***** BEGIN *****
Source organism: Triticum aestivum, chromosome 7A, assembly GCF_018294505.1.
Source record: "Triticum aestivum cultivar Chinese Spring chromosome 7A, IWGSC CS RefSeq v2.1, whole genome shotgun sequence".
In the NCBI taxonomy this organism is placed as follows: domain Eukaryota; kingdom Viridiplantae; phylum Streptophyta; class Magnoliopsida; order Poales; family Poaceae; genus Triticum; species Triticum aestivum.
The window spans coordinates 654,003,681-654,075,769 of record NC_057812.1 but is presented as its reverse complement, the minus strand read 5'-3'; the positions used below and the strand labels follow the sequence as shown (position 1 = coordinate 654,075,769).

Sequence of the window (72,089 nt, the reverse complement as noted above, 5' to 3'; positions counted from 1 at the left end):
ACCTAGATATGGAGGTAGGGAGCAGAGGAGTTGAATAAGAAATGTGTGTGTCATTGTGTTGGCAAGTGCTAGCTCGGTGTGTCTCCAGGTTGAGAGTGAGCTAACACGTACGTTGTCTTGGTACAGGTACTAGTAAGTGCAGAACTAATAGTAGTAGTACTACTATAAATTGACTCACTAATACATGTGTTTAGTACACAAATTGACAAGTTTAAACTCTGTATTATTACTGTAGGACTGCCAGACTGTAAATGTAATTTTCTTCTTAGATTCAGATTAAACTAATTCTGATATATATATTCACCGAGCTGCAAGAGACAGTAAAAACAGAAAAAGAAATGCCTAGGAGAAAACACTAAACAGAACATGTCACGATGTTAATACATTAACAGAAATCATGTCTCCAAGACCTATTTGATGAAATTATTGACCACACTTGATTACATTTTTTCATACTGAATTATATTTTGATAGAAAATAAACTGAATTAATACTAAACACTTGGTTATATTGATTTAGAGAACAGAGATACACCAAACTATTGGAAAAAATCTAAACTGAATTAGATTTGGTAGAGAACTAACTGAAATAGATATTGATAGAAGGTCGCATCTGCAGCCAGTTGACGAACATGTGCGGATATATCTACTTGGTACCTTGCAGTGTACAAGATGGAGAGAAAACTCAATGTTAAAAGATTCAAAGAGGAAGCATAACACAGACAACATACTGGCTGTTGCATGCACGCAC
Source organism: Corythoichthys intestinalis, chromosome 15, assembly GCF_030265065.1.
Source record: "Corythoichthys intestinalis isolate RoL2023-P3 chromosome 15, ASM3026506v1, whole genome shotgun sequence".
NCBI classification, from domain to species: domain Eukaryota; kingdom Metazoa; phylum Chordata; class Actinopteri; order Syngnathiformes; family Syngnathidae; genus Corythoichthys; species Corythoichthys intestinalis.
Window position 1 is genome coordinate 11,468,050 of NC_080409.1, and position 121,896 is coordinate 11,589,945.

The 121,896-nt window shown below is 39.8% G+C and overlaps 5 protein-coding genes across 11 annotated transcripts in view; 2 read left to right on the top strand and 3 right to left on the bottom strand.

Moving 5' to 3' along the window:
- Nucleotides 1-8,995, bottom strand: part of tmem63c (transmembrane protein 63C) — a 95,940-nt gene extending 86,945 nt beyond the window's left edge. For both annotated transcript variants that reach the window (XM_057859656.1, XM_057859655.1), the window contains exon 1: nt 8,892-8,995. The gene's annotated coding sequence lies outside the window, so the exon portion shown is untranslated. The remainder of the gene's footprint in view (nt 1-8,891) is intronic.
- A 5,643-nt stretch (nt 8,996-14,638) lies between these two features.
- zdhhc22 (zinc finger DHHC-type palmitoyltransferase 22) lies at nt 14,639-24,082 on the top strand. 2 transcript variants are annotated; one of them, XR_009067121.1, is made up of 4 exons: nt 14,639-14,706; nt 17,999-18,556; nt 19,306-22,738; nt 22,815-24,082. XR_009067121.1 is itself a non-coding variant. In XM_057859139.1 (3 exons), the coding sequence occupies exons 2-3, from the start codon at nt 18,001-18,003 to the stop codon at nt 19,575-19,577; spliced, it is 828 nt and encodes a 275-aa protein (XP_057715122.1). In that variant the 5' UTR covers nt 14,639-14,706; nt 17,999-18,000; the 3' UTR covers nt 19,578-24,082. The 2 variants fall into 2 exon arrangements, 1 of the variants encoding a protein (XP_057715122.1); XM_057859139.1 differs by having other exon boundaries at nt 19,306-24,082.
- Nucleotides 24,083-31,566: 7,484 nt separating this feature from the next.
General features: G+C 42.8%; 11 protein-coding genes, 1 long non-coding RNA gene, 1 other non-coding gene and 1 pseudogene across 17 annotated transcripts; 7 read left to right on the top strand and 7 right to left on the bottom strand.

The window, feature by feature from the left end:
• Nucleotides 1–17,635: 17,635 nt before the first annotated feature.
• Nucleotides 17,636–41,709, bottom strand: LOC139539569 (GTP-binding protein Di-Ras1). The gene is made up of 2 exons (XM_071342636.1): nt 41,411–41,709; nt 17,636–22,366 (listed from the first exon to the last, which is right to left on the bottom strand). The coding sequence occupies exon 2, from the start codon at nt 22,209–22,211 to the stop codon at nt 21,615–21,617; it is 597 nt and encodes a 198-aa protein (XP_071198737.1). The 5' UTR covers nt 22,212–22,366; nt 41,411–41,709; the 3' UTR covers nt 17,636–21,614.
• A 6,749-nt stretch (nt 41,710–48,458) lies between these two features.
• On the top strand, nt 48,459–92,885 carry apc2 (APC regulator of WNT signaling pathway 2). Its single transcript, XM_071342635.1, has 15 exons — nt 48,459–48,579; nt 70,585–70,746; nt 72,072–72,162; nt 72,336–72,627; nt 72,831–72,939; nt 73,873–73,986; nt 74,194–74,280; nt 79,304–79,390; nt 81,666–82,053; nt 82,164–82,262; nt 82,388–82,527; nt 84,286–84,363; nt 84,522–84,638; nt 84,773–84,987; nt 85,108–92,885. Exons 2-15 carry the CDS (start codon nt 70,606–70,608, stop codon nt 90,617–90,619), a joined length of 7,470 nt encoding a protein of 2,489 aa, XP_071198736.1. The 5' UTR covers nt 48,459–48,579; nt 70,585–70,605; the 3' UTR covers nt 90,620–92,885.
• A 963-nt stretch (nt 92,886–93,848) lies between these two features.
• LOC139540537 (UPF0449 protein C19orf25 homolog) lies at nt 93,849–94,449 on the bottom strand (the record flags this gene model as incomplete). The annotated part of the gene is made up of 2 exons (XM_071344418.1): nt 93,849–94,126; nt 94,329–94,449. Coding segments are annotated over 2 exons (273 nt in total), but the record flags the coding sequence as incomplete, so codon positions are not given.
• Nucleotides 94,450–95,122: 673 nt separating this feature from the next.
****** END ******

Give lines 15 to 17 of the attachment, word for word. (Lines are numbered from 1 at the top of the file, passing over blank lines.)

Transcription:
- zdhhc22 (zinc finger DHHC-type palmitoyltransferase 22) lies at nt 14,639-24,082 on the top strand. 2 transcript variants are annotated; one of them, XR_009067121.1, is made up of 4 exons: nt 14,639-14,706; nt 17,999-18,556; nt 19,306-22,738; nt 22,815-24,082. XR_009067121.1 is itself a non-coding variant. In XM_057859139.1 (3 exons), the coding sequence occupies exons 2-3, from the start codon at nt 18,001-18,003 to the stop codon at nt 19,575-19,577; spliced, it is 828 nt and encodes a 275-aa protein (XP_057715122.1). In that variant the 5' UTR covers nt 14,639-14,706; nt 17,999-18,000; the 3' UTR covers nt 19,578-24,082. The 2 variants fall into 2 exon arrangements, 1 of the variants encoding a protein (XP_057715122.1); XM_057859139.1 differs by having other exon boundaries at nt 19,306-24,082.
- Nucleotides 24,083-31,566: 7,484 nt separating this feature from the next.
General features: G+C 42.8%; 11 protein-coding genes, 1 long non-coding RNA gene, 1 other non-coding gene and 1 pseudogene across 17 annotated transcripts; 7 read left to right on the top strand and 7 right to left on the bottom strand.